New Hampshire Performance Bonds
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What Are New Hampshire Performance Bonds?
New Hampshire performance bonds serve the important purpose of protecting construction project owners against the financial harm that can result from a contractor’s failure to complete a job according to contract specifications.
A performance bond helps ensure contractor compliance with regulatory and contractual requirements and provides a way to compensate the project owner to be compensated for monetary damages when violations do occur.
Who Needs Them?
New Hampshire's “Little Miller Act,” the state’s version of the federal Miller Act, mandates performance bonds (and payment bonds) from contractors chosen for public works projects valued in excess of $25,000. The bond amount must be equal to 100% of the contract value.
Private construction projects are not subject to New Hampshire’s Little Miller Act. But, many private project owners require performance bonds from their contractors, especially for high-value projects.
How Do New Hampshire Performance Bonds Work?
Every New Hampshire performance bond involves three parties:
- The public contracting agency or private project owner ( the bond’s “obligee”),
- The contractor (the “principal”), and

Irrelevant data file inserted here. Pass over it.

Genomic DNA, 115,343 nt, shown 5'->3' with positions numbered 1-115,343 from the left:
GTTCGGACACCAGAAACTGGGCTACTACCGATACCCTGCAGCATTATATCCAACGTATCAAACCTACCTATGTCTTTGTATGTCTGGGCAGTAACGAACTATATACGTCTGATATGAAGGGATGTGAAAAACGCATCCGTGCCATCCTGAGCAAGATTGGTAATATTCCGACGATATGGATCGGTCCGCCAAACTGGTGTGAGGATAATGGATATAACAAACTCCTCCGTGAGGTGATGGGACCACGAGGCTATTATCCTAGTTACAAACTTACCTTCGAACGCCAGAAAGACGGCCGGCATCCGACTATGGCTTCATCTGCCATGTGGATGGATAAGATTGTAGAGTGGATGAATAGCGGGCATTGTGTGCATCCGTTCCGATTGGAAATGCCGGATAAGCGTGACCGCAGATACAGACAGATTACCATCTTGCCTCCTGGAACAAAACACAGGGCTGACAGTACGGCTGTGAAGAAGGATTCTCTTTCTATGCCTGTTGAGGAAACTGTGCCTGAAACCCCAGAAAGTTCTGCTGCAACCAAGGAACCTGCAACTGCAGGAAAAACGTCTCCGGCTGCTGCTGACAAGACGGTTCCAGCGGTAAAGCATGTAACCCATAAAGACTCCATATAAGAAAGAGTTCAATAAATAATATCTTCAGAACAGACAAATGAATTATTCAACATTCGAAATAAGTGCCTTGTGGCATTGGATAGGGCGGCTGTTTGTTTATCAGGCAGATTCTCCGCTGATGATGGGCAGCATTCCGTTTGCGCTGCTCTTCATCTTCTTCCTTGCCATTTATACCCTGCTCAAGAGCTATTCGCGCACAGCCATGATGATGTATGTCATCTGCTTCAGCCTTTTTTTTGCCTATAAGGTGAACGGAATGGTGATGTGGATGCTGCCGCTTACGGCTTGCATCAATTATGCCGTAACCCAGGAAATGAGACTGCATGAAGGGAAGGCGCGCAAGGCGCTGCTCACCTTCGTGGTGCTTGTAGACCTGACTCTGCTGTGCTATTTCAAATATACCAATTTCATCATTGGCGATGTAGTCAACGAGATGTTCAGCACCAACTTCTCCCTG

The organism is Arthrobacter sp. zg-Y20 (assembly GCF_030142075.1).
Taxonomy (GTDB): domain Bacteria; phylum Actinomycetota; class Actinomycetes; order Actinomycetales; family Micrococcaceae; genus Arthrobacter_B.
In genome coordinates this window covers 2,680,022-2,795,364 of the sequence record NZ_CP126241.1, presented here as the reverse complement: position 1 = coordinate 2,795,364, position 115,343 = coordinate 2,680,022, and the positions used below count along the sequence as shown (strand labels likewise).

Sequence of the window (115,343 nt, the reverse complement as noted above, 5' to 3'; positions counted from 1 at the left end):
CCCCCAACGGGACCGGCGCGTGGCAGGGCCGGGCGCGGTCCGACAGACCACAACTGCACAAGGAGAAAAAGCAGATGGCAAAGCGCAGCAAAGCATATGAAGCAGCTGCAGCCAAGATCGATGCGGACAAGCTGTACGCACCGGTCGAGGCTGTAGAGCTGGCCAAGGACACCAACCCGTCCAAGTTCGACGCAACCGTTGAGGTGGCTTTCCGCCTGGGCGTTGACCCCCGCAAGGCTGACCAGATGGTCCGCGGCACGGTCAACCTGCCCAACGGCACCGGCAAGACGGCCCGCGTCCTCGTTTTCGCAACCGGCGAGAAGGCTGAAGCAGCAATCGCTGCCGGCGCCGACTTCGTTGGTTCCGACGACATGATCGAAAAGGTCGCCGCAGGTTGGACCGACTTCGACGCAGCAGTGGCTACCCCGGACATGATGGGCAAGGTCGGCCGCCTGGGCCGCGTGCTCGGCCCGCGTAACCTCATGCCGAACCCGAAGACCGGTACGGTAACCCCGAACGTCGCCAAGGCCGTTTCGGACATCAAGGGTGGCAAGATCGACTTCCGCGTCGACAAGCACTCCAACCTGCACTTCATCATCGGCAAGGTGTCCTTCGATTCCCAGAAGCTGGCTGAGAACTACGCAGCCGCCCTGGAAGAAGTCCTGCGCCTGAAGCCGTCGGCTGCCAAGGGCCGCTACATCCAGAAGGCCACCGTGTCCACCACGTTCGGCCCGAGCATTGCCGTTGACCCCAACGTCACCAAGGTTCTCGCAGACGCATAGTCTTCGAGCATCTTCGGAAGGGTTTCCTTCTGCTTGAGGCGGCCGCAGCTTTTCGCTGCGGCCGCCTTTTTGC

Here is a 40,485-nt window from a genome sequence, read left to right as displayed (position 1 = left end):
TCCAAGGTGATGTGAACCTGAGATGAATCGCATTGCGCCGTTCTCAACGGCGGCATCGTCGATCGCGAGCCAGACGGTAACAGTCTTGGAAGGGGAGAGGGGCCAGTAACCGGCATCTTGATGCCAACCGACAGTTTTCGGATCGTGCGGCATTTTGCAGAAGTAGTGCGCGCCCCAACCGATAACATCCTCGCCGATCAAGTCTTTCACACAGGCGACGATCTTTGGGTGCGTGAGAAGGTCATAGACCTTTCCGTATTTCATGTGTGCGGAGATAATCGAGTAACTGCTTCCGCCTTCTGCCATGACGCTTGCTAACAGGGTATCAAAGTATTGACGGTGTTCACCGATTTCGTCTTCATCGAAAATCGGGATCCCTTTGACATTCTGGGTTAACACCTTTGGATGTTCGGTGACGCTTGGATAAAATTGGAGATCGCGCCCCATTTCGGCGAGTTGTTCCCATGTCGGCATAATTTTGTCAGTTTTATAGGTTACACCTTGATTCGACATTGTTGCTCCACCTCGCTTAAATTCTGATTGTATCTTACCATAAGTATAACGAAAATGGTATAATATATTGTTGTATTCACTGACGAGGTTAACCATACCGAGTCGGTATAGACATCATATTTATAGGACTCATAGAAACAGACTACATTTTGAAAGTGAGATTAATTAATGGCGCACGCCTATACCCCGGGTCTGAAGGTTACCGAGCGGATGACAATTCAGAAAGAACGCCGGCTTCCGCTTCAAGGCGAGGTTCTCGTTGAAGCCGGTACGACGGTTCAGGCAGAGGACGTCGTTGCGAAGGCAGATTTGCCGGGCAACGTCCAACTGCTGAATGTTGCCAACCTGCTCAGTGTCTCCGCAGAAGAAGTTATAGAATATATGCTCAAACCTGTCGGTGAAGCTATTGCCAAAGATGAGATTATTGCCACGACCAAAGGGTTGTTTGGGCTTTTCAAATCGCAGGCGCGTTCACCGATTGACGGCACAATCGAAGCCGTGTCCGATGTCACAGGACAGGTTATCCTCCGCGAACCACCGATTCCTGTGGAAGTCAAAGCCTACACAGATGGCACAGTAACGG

- The bond’s guarantor (the “surety”).
When a claim is received, the surety determines whether it is valid. If it is, the principal is legally obligated to pay it. However, the surety has guaranteed the payment of claims by agreeing to extend credit to the principal if necessary.
The standard practice is for the surety to pay the claim on the principal’s behalf. The principal must subsequently repay the resulting debt according to the surety’s credit terms. The surety will initiate legal debt recovery proceedings against a principal if not repaid.
How Much Do They Cost?
To calculate the premium for a New Hampshire performance bond, the surety multiplies the bond amount by the premium rate. The obligee establishes the required bond amount, and the surety assigns the premium rate based on an assessment of the risk of agreeing to extend credit to the principal.
The primary risk is that the principal might not repay the surety for a claim paid on the principal’s behalf. That risk is measured using the principal’s personal credit score.
A high credit score is reliable evidence of low risk to the surety, so a low premium rate is appropriate. Conversely, a low credit score is a sure sign of greater risk, which must be offset by a higher premium rate.
A well-qualified principal typically will be assigned a premium rate in the range of .5% to 3%.
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